#11 Juan Cuadrado AM by David Dickson @DKDickson

Photo: Ian Walton/Getty Images

When such a positive aura surrounds the rest of Chelsea’s attacking flair players, you could forgive Juan Cuadrado for feeling a little downbeat coming into the new season. Saddled with a £23.3 million (!) price tag, the shirt number of one of Chelsea’s most recently-departed heroes (11) and an almost certain future of bench-dwelling/being hoofed straight back on the next plane to Serie A, there really is not much to smile about for the Colombian winger.

However, as supporters, he hasn’t given us much to smile about either. After a World Cup in which he tied Toni Kroos for the most assists in the tournament, coupled with a useful pair of seasons for a challenging Fiorentina side, it would be reasonable to be relatively excited at the potential of our new winger after his signing in January last year. At a time where Oscar began to flag and Willian continued to divide opinions as to whether his production could match his work-rate, a new (expensive) face out wide might have been just what Chelsea needed to concrete their title challenge.

Instead what followed was, even in the kindest words, a shambles. Wearing boots seemingly sponsored by Toblerone, he proceeded to bumble and stumble his way through a mere twelve league games for Chelsea (eight of them as a substitute), showing little care for the mere simplicities of the game such as keeping the ball or passing to others dressed in blue. Gone were the swashbuckling attempts at taking on defenders and incisive examples of distribution shown both in Serie A and internationally, replaced by a man off the pace and without any indication of cognitive stability, at least where football is concerned.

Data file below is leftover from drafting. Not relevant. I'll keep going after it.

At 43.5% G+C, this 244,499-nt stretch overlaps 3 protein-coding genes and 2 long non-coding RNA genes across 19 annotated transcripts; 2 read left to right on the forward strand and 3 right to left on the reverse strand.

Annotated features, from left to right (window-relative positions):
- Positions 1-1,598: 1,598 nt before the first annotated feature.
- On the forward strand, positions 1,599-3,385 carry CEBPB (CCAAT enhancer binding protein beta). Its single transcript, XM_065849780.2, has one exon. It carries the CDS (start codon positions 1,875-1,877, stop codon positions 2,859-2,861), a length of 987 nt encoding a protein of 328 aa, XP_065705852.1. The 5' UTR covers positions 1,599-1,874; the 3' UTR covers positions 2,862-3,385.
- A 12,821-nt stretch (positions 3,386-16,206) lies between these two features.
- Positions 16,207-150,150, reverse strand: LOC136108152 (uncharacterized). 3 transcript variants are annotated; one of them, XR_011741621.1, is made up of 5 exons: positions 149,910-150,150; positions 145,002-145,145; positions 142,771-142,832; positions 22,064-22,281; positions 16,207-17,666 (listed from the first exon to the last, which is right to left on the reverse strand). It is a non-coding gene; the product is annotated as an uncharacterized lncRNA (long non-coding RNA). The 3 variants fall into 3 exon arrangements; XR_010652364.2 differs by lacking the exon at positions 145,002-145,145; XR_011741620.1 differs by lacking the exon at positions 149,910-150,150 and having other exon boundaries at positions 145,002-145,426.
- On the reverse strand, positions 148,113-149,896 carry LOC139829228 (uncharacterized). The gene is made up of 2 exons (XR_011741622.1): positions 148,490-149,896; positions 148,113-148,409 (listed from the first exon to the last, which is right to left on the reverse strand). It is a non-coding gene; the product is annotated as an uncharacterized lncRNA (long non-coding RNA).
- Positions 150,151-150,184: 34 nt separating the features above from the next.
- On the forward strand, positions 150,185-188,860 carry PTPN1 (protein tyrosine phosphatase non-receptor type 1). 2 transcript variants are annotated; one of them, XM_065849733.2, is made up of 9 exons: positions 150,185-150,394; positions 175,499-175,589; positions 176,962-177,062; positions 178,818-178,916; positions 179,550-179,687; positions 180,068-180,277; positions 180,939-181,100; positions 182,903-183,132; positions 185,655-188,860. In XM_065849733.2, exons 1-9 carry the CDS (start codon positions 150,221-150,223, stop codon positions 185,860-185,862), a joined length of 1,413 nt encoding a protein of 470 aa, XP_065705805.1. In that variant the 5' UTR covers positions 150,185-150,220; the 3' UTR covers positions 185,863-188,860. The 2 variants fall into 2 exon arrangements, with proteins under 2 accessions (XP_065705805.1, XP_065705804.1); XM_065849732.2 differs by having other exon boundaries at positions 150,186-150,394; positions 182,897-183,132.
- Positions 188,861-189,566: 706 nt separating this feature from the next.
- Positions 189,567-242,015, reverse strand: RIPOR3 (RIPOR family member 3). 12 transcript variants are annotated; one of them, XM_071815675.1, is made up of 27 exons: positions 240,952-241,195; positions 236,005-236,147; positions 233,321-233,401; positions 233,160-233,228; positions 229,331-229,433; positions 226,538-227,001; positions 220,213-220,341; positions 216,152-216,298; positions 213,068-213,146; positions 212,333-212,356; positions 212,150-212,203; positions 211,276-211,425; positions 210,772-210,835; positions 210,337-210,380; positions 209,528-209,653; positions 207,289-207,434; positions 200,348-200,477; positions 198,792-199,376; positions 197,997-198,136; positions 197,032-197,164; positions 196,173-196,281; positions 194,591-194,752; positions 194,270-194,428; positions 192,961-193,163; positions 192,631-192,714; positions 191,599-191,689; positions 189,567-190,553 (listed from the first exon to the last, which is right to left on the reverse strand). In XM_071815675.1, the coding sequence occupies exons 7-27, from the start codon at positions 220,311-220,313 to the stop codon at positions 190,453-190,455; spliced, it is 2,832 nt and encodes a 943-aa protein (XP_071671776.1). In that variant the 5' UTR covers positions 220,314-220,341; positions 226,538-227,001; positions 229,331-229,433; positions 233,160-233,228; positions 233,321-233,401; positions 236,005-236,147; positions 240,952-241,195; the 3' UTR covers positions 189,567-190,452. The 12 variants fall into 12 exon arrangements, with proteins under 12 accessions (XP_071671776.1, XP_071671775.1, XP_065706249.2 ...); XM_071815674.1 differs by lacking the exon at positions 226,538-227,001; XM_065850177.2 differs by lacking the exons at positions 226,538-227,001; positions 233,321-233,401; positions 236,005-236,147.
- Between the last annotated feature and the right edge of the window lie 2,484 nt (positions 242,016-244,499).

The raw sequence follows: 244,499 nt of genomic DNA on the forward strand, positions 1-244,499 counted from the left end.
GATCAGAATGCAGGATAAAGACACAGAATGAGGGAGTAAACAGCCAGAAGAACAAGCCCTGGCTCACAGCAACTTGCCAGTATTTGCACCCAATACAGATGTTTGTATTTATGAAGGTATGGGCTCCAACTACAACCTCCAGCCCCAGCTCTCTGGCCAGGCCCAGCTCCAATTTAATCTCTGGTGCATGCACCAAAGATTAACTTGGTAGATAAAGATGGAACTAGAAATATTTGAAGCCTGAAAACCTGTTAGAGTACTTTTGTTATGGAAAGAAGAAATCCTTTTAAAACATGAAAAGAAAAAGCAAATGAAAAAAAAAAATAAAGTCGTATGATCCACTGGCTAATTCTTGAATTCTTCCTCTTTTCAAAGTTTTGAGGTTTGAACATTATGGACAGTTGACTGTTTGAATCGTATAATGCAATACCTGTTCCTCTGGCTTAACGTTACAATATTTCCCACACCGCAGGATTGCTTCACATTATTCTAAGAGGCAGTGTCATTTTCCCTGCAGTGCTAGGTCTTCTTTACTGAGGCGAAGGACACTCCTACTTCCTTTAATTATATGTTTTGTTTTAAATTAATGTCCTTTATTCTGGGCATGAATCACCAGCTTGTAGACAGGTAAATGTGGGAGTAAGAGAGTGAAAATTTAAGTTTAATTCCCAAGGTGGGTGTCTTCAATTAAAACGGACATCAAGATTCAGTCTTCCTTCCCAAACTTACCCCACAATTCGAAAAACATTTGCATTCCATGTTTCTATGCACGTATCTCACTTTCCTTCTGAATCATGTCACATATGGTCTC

So where now? One route is an Easyjet to Milan or Naples to return to a league where Cuadrado has proven his class before. The other, to stay with the club and attempt to gel with those around him. The arrival of his international (and similarly confidence-devoid) team-mate Falcao may boost his development in training (since the immediate chances of both being on the pitch at the same time seem slim) and a full pre-season with the team may also help to awake the Colombian.

Chelsea, as much as anyone, are fully aware of the dangers of expensive signings in the January window. Patience may need to be a virtue with a player who, by definition, relies on an awareness and connection with his team-mates. Optimistically, his steaming pace is a huge plus in this rollercoaster league of ours, plus he has shown signs of being relatively adept defensively in his past lives, which may provide cover for our regularly marauding full-backs. Pessimistically, this may all be moot by the time you read this, leaving Cuadrado back in Italy and enjoying the sunny life of Calcio.


We Ain't Got No History's 2015/16 season preview was edited by Joe Tweeds and designed by Graham MacAree. If you've enjoyed the work of the authors who generously donated their time to this project, please share with your friends and consider supporting The Chelsea Foundation as a way of saying thank you.